When Education Commissioner Candice McQueen sought a temporary chief for Tennessee’s Achievement School District, she turned to a behind-the-scenes administrator who is well-versed about the unique turnaround district.
As deputy commissioner and chief operations officer for the Tennessee Department of Education, Kathleen Airhart has played a pivotal role in overhauling the ASD in recent months. She’s overseen operational adjustments following ASD audits, and she’s also been part of the planning team that has sought to get the state-run district back on financial footing.
Now Airhart will step in as interim superintendent, filling the shoes of Malika Anderson, who is stepping down at the end of this month after almost two years as the ASD’s leader.
While Tennessee looks for a replacement for Anderson, Airhart will seek to steady the rudder of the ASD following a summertime reshuffling that included cutting its staff in half and hiring a new leadership team. The changes were made to bring financial stability to the district, which was created in 2011 through Tennessee’s now-depleted federal Race to the Top award.
“Given her strong background in both academics and operations, and given her familiarity with the work of the ASD and the transitions it has been through, she was a natural fit to lead the district and support the new leadership team during our search for a new superintendent,” McQueen said.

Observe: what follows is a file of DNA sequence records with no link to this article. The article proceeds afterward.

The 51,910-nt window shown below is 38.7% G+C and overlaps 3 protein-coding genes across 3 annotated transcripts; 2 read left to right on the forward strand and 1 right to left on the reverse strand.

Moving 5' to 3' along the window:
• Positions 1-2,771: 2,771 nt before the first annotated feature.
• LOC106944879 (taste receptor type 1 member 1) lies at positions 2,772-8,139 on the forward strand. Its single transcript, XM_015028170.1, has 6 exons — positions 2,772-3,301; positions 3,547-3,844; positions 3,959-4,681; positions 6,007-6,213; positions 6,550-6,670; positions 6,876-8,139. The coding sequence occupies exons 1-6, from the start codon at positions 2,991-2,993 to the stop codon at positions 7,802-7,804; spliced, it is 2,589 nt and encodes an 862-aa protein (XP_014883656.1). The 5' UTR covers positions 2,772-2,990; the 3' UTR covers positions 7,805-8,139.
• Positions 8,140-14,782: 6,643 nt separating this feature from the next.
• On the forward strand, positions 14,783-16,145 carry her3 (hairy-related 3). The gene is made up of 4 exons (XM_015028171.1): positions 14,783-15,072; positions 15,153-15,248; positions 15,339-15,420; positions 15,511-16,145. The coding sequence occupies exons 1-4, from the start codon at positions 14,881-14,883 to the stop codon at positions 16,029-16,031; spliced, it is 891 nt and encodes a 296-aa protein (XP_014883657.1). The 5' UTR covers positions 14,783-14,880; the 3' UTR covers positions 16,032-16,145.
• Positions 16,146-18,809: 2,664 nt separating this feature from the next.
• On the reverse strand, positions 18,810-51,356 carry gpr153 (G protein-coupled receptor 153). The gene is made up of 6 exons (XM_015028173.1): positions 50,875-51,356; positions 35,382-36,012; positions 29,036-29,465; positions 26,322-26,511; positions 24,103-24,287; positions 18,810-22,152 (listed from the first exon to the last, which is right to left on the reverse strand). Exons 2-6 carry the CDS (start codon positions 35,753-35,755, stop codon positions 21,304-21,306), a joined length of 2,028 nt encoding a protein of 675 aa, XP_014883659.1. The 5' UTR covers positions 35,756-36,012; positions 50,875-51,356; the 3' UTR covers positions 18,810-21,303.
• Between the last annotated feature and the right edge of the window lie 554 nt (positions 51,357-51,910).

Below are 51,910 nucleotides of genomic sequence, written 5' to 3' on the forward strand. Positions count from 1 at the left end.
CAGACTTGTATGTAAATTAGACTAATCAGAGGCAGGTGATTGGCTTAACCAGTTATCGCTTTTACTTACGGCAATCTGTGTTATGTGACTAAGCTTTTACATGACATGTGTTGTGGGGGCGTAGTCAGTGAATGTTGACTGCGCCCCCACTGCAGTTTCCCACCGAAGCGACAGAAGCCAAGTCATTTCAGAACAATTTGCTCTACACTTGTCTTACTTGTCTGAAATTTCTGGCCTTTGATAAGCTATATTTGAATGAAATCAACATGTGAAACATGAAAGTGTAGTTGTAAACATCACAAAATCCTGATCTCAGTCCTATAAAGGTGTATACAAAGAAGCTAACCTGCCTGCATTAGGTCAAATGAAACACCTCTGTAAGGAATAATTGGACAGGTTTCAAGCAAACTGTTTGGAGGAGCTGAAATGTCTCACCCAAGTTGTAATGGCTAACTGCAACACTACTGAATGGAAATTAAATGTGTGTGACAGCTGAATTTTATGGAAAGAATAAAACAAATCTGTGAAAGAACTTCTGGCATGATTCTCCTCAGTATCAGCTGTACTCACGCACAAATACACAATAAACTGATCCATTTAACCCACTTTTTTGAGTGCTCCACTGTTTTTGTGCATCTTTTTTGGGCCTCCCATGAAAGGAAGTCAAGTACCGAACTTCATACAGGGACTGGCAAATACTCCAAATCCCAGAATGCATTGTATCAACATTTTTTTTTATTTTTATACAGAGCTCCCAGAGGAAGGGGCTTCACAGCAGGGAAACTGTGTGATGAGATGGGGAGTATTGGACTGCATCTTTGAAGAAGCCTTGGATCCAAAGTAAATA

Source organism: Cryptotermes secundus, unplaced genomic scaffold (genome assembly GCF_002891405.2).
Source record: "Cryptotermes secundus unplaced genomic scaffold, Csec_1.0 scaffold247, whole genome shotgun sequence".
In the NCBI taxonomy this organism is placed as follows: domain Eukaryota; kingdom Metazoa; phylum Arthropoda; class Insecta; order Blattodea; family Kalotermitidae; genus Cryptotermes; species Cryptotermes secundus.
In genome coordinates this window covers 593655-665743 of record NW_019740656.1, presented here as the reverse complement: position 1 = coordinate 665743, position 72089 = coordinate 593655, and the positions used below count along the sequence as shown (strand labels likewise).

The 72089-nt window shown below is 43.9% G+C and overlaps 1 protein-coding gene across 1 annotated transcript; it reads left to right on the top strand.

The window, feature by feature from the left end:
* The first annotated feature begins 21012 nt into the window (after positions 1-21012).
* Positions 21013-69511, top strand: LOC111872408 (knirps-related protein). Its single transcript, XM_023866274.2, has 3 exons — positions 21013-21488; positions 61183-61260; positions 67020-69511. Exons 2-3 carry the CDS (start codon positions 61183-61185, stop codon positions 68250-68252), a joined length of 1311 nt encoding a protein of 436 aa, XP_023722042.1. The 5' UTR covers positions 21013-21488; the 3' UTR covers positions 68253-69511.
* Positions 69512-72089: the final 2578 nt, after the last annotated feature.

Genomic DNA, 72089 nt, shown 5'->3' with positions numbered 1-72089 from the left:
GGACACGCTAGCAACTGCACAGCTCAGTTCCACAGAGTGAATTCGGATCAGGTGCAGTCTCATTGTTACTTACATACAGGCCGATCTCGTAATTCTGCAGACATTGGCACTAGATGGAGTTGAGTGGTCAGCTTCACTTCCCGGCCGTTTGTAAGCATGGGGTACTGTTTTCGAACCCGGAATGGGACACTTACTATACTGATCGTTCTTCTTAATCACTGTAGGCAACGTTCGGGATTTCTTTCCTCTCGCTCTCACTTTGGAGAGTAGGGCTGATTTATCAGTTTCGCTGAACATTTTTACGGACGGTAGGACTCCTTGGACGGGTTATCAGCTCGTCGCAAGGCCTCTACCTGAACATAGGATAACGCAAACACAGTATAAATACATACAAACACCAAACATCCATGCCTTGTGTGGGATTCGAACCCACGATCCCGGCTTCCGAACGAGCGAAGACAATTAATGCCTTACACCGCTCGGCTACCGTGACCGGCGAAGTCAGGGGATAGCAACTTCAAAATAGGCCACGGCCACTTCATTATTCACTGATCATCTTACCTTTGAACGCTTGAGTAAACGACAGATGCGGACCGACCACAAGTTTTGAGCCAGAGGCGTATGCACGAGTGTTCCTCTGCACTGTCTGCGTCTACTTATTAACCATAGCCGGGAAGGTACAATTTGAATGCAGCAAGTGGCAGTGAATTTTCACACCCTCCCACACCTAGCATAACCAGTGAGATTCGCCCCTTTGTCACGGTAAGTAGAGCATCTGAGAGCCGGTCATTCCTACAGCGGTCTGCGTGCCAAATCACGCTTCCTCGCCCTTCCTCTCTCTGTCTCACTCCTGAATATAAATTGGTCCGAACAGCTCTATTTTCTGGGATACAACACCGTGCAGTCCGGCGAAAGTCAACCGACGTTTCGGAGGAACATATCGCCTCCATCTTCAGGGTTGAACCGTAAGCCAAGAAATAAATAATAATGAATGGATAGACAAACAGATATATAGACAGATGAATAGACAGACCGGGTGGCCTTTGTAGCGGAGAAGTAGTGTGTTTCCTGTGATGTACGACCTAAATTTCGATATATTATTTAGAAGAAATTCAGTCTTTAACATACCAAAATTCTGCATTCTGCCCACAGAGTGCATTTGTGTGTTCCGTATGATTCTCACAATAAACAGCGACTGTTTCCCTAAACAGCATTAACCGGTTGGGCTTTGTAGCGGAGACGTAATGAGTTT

Airhart says she’s ready for the task.
“I am committed to moving this work forward and supporting the ASD team while it makes key improvements in strategies to serve our students,” she said.
A former Tennessee Superintendent of the Year, Airhart has been deputy commissioner with the state since 2012. She’s also been a teacher, special education supervisor and superintendent of schools in Putnam County.
With 33 schools in Memphis and Nashville, the ASD seeks to turn around low-performing schools by assigning them to operators that convert them to charter schools.